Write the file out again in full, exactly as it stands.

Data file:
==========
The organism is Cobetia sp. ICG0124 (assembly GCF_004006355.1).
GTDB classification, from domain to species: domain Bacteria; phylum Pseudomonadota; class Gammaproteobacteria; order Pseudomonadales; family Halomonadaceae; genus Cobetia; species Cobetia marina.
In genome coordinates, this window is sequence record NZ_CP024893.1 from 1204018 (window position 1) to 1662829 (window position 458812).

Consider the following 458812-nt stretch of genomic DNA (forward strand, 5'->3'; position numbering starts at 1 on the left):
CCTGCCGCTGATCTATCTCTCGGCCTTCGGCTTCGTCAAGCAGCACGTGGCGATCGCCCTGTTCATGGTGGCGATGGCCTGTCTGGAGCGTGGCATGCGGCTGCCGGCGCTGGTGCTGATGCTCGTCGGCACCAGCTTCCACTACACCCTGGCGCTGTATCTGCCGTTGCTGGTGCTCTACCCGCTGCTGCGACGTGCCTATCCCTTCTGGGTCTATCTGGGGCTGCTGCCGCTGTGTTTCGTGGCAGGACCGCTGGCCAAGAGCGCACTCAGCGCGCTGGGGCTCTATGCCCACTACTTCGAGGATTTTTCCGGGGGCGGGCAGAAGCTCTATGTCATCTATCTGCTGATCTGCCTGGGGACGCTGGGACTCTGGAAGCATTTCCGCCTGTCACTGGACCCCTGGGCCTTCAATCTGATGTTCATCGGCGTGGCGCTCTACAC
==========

The organism is Cobetia sp. ICG0124 (assembly GCF_004006355.1).
GTDB classification, from domain to species: domain Bacteria; phylum Pseudomonadota; class Gammaproteobacteria; order Pseudomonadales; family Halomonadaceae; genus Cobetia; species Cobetia marina.
In genome coordinates, this window is sequence record NZ_CP024893.1 from 1204018 (window position 1) to 1662829 (window position 458812).

Consider the following 458812-nt stretch of genomic DNA (forward strand, 5'->3'; position numbering starts at 1 on the left):
CCTGCCGCTGATCTATCTCTCGGCCTTCGGCTTCGTCAAGCAGCACGTGGCGATCGCCCTGTTCATGGTGGCGATGGCCTGTCTGGAGCGTGGCATGCGGCTGCCGGCGCTGGTGCTGATGCTCGTCGGCACCAGCTTCCACTACACCCTGGCGCTGTATCTGCCGTTGCTGGTGCTCTACCCGCTGCTGCGACGTGCCTATCCCTTCTGGGTCTATCTGGGGCTGCTGCCGCTGTGTTTCGTGGCAGGACCGCTGGCCAAGAGCGCACTCAGCGCGCTGGGGCTCTATGCCCACTACTTCGAGGATTTTTCCGGGGGCGGGCAGAAGCTCTATGTCATCTATCTGCTGATCTGCCTGGGGACGCTGGGACTCTGGAAGCATTTCCGCCTGTCACTGGACCCCTGGGCCTTCAATCTGATGTTCATCGGCGTGGCGCTCTACAC